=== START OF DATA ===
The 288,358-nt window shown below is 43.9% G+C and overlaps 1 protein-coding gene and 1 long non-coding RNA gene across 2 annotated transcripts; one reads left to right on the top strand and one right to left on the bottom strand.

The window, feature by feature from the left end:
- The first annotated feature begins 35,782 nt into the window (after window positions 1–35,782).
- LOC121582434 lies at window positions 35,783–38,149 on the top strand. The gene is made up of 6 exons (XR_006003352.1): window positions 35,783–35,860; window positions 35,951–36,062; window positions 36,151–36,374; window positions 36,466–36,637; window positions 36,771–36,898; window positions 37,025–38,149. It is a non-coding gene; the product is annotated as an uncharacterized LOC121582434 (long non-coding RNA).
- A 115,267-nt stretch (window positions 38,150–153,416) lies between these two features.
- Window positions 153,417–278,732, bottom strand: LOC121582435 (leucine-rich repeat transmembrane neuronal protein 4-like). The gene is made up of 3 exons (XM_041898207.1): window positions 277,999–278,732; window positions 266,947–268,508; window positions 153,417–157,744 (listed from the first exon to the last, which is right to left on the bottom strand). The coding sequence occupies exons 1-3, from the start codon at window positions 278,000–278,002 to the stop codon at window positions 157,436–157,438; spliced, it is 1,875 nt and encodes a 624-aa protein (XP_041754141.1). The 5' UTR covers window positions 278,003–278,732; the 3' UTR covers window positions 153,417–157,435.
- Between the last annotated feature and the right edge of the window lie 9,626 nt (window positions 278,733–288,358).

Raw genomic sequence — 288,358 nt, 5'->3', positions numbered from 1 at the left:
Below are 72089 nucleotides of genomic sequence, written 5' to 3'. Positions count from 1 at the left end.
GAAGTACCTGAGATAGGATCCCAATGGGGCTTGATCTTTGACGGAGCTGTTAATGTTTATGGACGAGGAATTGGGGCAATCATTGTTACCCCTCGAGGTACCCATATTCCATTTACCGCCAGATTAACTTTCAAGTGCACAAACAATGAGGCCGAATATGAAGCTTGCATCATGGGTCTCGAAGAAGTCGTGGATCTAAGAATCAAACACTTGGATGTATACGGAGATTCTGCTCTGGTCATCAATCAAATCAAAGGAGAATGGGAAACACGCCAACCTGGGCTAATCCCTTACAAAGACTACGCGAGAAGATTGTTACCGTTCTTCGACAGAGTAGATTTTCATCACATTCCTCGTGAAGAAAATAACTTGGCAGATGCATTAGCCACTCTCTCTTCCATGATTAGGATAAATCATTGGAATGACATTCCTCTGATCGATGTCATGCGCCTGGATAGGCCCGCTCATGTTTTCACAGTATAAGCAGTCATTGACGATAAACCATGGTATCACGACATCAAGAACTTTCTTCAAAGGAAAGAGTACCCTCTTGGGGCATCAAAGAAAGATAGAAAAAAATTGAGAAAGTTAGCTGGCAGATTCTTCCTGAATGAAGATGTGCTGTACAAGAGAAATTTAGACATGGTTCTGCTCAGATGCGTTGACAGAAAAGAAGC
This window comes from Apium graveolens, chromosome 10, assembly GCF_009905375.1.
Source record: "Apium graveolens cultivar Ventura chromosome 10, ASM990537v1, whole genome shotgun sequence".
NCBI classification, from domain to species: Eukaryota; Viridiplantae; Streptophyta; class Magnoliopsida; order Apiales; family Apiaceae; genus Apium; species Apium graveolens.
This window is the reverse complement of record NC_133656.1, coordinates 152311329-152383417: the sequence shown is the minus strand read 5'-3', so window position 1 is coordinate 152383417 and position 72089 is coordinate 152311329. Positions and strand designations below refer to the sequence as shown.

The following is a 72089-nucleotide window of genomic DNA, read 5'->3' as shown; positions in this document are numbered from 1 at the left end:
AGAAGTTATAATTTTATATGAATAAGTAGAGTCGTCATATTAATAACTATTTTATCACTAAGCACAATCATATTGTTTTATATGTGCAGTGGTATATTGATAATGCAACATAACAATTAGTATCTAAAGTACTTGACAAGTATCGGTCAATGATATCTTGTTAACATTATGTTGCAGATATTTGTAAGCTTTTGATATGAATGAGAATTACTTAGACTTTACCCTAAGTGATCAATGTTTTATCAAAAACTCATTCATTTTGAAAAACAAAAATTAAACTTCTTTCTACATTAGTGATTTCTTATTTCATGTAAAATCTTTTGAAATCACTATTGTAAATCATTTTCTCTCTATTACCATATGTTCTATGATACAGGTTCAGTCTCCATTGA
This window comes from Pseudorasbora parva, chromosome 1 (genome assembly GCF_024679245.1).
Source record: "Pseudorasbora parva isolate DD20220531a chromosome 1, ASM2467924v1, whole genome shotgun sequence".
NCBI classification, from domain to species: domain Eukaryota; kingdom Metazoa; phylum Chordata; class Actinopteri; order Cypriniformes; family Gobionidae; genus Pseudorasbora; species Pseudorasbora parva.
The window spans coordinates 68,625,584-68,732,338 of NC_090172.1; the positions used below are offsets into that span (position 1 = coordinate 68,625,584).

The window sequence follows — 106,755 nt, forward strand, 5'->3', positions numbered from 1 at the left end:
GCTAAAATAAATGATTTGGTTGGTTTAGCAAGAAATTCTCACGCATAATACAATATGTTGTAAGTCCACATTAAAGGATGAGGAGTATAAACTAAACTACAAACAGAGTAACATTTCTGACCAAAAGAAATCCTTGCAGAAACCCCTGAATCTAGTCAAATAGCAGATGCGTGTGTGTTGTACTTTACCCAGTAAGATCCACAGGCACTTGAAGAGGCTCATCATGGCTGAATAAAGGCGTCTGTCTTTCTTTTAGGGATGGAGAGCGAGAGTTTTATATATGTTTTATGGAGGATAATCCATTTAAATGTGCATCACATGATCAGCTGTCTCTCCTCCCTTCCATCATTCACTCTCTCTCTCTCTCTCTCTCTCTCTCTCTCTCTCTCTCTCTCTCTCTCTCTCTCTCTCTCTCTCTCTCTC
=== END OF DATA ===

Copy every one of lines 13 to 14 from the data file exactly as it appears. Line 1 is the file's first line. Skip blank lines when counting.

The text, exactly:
NCBI classification, from domain to species: Eukaryota; Viridiplantae; Streptophyta; class Magnoliopsida; order Apiales; family Apiaceae; genus Apium; species Apium graveolens.
This window is the reverse complement of record NC_133656.1, coordinates 152311329-152383417: the sequence shown is the minus strand read 5'-3', so window position 1 is coordinate 152383417 and position 72089 is coordinate 152311329. Positions and strand designations below refer to the sequence as shown.